And be himself again, he shall divide
My kingdom with me.

Adm. I observe
A fierce and killing wrath engender'd in you;
For my sake, as you wish me strength to serve you,
Forgive your chancellor ;112 let not the story
Of Philip Chabot, read hereafter, draw
A tear from any family ; I beseech
Your royal mercy on his life, and free
Remission of all seizure upon his state.
I have no comfort else.

King. Endeavour
But thy own health ; and pronounce general pardon
To all through France.

Adm. 112 Chabot's accuser.

Adm. Sir, I must kneel to thank you;
It is not seal'd else. Your blest hand: live happy,
May all you trust have no less faith than Chabot.
Oh!

(Dies.) Wife. His heart is broken.

Father, And kneeling, sir;
As his ambition were in death to shew
The truth of his obedience.

THE MAID'S REVENGE. A TRAGEDY. BY JAMES

SHIRLEY.113

Sebastiano invites Antonio to Avero Castle.

SEBASTIANO. ANTONIO.
Seb. The noble courtesies I have receiv'd
At Lisbon, worthy friend, so much engage me,
That I must die indebted to your worth,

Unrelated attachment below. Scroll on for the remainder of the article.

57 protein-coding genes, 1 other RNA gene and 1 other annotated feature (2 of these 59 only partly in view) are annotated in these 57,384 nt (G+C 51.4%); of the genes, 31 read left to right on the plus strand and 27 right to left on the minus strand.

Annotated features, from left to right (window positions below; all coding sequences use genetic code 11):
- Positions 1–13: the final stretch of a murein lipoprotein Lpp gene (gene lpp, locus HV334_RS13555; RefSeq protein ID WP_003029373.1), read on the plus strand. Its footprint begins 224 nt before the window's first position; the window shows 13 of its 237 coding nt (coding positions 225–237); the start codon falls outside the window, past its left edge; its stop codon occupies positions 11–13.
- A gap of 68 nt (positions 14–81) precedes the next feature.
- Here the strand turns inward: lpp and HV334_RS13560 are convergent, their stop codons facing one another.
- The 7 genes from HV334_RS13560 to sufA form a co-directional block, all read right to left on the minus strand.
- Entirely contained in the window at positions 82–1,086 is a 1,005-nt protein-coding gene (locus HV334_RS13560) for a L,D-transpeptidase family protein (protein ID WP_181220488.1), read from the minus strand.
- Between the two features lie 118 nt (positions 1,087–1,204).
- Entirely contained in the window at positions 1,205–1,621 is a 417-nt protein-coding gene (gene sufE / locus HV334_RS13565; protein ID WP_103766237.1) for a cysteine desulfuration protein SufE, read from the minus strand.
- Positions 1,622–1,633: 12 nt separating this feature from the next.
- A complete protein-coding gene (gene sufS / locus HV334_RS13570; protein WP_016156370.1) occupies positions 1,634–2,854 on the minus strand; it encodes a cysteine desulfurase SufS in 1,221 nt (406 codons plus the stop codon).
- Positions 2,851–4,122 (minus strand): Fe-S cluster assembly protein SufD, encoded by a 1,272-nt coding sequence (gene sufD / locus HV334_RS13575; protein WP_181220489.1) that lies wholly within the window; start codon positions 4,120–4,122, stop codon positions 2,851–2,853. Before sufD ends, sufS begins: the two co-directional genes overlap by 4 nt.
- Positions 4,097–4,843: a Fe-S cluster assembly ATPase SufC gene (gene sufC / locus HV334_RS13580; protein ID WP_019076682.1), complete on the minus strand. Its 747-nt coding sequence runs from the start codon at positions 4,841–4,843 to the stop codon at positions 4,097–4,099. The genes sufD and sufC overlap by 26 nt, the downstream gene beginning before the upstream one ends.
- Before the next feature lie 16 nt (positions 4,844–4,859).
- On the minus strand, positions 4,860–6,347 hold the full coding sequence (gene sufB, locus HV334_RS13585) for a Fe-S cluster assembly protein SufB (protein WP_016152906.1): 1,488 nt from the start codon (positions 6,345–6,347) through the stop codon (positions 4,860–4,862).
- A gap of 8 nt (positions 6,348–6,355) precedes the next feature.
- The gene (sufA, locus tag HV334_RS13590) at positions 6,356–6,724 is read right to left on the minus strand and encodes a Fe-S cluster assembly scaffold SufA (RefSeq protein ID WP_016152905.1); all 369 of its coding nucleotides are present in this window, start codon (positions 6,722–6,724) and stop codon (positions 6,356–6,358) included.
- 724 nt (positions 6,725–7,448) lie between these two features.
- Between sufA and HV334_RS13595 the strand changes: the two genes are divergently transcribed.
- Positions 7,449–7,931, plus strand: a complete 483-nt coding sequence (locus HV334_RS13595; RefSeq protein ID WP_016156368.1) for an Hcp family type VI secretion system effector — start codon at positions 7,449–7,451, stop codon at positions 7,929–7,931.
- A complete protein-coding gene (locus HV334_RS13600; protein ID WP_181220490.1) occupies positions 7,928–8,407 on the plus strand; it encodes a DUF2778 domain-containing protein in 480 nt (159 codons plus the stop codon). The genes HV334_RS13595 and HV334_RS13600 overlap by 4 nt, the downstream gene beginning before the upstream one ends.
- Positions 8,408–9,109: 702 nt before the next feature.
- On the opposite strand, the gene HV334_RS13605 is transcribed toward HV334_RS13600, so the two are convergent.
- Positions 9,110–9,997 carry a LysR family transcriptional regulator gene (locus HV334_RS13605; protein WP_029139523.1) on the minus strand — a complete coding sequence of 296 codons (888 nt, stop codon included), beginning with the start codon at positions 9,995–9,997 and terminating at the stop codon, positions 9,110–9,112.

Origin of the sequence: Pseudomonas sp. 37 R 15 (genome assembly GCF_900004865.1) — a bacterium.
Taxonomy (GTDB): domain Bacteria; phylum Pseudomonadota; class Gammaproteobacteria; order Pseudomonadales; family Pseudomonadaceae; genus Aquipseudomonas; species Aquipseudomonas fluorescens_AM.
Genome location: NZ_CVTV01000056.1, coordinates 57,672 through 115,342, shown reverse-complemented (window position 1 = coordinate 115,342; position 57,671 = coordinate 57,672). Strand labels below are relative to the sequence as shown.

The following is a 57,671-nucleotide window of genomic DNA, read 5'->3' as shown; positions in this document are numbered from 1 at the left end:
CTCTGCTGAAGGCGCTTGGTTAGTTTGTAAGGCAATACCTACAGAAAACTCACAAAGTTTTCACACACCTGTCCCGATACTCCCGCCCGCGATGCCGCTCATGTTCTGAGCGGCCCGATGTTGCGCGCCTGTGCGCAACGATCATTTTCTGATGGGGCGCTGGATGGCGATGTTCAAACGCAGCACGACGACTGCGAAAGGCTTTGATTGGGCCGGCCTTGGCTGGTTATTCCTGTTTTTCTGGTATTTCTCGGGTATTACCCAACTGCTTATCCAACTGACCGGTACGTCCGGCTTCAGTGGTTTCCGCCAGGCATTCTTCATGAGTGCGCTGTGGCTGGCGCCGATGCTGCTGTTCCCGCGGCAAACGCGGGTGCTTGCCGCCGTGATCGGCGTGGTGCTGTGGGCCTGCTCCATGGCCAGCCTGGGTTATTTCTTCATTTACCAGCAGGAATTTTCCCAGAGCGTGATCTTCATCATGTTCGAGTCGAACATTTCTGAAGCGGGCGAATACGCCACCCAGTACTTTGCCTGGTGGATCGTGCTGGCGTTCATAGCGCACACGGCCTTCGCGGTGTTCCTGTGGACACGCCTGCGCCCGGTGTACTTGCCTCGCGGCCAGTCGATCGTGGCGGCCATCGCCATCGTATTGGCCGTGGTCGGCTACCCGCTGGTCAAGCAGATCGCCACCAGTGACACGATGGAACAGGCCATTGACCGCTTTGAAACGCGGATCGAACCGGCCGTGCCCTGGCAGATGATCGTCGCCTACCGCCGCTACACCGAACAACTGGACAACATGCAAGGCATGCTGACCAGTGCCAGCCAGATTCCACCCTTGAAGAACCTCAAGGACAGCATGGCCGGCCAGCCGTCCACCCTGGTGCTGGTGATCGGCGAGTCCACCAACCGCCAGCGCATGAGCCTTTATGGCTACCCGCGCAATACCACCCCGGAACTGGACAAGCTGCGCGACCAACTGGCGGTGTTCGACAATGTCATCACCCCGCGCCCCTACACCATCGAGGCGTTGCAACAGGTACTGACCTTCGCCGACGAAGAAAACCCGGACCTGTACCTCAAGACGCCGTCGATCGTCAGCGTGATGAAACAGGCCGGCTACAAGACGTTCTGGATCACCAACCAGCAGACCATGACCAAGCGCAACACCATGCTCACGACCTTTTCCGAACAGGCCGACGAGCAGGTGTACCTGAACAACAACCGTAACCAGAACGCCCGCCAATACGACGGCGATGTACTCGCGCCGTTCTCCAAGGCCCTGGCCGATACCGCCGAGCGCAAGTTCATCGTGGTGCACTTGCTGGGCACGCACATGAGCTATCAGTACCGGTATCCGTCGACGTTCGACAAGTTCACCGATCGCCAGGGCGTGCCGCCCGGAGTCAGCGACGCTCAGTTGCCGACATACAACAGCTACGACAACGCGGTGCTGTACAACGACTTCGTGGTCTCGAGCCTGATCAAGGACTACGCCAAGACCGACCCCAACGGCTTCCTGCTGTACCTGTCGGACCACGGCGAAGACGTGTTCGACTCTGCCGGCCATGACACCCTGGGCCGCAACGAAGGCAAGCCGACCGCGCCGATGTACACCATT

Unless you mean to accept what I have studied,
Although but partly, to discharge the sum
Due to your honour'd love.

Ant. How now, Sebastiano, will you forfeit
The name of friend, then? I did hope our love
Had out-grown compliment.

Seb. I spake my thoughts ;
My tongue and heart are relatives ; I think

I have

113 Shirley claims a place amongst the worthies of this period, not so much for any transcendent genius in himself, as that he was the last of a great race, all of whom spoke nearly the same language, and had a set of moral feelings and notions in common. A new language and quite a new turn of tragic and comic interest came in with the Restoration.